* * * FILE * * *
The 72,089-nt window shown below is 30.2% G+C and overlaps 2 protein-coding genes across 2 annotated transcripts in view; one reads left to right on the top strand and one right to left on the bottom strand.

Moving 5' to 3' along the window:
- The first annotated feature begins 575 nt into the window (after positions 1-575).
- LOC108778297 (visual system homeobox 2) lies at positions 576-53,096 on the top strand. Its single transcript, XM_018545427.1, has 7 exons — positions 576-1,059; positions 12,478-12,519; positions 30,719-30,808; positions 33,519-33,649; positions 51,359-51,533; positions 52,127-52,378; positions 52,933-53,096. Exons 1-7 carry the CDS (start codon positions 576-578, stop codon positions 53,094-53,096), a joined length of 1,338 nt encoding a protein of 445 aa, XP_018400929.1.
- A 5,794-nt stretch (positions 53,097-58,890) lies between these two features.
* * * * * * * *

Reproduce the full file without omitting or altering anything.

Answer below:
The 72,089-nt window shown below is 30.2% G+C and overlaps 2 protein-coding genes across 2 annotated transcripts in view; one reads left to right on the top strand and one right to left on the bottom strand.

Moving 5' to 3' along the window:
- The first annotated feature begins 575 nt into the window (after positions 1-575).
- LOC108778297 (visual system homeobox 2) lies at positions 576-53,096 on the top strand. Its single transcript, XM_018545427.1, has 7 exons — positions 576-1,059; positions 12,478-12,519; positions 30,719-30,808; positions 33,519-33,649; positions 51,359-51,533; positions 52,127-52,378; positions 52,933-53,096. Exons 1-7 carry the CDS (start codon positions 576-578, stop codon positions 53,094-53,096), a joined length of 1,338 nt encoding a protein of 445 aa, XP_018400929.1.
- A 5,794-nt stretch (positions 53,097-58,890) lies between these two features.